Keep in mind that collaboration isn't dolling out or splitting up responsibilities. It's discussing and evaluating the material you plan to/are expected to teach your students.
The point of collaboration is to help you perfect your craft and effectiveness as a teacher. So, make sure you confer with people who will help you achieve this.
Set limits. Leave your work at school. Teaching is demanding. It demands your energy, focus, and your time.
Time is the biggie. And let's be honest, there isn't that much time in the day. How do some teachers cope with this? They take their work home. Even I have fallen victim to this, but in the past several years, I have set limits on what/when I take work home. See, I'm not just a teacher. I'm also a mom, and a wife, and human being with interests outside of my job. When I'm at work, that is my priority and when I'm at home that is my priority. It has to be.
Now, as I said, there are times when I bring work home, such as when I am *seriously* behind on grading (it happens, friends) or need to work on report cards. This is something I need to do free of distractions (and on a computer that works more efficiently than my ancient desktop at school). I can bust out more report cards at home, once my little one has gone to bed, than I ever could at work. Other than that, my work pretty much stays at school.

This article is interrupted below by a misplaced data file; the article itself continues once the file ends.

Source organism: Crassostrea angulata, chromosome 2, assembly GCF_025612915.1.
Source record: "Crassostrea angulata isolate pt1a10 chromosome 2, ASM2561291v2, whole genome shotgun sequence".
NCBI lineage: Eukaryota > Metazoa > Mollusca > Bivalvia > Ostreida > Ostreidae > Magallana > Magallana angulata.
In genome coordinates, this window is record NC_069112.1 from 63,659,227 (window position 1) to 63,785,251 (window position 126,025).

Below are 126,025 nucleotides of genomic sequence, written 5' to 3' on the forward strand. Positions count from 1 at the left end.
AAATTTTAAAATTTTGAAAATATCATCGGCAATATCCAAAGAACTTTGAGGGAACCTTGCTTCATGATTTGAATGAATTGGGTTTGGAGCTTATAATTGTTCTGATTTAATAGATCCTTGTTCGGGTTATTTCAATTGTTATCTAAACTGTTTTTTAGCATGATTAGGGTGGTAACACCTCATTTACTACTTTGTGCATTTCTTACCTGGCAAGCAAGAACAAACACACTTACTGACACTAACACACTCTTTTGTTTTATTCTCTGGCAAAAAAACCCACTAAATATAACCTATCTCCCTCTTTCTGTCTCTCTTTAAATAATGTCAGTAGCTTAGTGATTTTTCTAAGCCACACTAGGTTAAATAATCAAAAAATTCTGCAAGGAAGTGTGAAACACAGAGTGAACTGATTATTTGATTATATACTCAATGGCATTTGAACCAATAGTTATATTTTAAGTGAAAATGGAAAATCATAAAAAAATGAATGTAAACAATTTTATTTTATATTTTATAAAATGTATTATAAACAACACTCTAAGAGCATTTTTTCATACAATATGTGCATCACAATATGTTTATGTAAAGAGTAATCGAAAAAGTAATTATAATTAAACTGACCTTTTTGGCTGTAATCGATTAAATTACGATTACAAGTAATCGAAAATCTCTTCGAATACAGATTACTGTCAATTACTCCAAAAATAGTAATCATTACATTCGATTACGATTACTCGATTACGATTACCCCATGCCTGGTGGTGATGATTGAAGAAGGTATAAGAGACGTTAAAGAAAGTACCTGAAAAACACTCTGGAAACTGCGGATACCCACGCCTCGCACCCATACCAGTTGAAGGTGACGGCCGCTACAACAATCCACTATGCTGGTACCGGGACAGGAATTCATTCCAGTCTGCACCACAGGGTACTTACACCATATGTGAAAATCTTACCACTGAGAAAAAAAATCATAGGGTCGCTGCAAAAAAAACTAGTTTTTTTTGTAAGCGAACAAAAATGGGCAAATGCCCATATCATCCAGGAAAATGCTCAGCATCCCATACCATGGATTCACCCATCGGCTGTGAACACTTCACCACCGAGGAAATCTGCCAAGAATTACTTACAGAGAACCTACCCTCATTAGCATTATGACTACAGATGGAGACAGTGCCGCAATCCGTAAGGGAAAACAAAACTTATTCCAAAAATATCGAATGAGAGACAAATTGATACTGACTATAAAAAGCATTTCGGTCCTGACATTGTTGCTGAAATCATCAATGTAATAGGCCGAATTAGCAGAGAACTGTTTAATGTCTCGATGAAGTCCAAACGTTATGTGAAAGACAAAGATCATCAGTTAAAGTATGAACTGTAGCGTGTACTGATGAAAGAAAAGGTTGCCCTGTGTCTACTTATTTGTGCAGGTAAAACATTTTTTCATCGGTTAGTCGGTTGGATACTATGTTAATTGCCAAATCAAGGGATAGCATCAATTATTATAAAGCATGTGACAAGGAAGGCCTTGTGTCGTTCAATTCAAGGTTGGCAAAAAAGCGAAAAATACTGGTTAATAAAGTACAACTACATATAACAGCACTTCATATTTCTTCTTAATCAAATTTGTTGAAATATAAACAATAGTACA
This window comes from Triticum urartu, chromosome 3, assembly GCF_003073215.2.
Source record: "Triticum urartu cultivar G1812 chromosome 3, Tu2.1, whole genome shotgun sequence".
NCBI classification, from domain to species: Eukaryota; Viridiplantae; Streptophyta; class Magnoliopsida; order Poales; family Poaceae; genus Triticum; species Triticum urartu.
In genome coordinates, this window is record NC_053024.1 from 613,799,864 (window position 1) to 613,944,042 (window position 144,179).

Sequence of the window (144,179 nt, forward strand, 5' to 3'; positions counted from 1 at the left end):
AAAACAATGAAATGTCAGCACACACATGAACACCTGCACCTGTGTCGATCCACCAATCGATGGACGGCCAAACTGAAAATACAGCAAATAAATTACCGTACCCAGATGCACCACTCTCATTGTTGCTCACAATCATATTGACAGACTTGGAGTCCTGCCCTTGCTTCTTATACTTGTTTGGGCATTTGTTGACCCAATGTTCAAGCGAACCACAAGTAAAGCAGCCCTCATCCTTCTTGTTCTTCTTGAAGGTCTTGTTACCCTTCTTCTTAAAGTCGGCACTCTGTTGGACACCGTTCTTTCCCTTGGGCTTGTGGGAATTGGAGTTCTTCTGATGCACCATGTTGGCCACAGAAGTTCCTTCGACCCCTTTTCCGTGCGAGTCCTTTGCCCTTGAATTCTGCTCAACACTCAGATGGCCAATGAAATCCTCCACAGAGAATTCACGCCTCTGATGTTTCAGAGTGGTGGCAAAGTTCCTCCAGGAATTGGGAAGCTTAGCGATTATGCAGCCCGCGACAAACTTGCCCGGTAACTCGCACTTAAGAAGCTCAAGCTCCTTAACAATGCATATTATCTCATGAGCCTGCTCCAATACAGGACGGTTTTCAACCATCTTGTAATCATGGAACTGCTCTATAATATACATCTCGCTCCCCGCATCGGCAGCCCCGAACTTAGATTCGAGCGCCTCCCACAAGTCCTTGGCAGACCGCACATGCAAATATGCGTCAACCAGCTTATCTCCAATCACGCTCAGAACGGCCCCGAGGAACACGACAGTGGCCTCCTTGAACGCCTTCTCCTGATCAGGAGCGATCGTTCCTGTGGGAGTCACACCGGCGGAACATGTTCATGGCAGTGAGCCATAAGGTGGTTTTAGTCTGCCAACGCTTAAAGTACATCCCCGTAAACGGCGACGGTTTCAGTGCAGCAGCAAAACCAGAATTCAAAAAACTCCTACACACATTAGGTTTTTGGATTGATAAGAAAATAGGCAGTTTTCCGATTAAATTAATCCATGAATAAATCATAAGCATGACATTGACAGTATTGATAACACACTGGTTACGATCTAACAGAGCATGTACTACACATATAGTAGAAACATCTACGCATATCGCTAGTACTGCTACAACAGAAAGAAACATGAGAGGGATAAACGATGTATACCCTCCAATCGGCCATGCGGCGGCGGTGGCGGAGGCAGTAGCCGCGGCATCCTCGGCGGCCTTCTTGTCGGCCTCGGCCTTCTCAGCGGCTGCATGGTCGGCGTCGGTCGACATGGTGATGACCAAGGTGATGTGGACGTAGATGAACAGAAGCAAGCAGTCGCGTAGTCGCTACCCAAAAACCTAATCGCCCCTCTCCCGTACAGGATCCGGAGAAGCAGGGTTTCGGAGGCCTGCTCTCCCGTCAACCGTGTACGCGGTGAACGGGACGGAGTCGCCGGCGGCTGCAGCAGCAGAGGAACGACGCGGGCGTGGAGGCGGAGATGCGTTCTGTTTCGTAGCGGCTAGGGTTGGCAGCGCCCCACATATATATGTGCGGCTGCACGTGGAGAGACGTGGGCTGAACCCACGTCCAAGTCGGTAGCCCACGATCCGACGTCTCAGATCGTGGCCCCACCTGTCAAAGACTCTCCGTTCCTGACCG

It all boils down to prioritizing your workload at school and sticking to a routine. When you find what works for you, you won't feel the need to regularly bring work home and when you do bring it home on occasion, you won't feel as guilty.
Grade like a boss. Say what? What I mean by that is, know what you're going to grade. Mark it in your lesson plans, or put a sticky note on those materials to remind you so that when you give that assignment you know you're planning to use it for a grade. Then, set aside a day or two each week to enter grades. This way, you are able to enter them without spending huge chunks of time doing so (and parents knocking on your door pestering you as to why you haven't entered grades in the past month).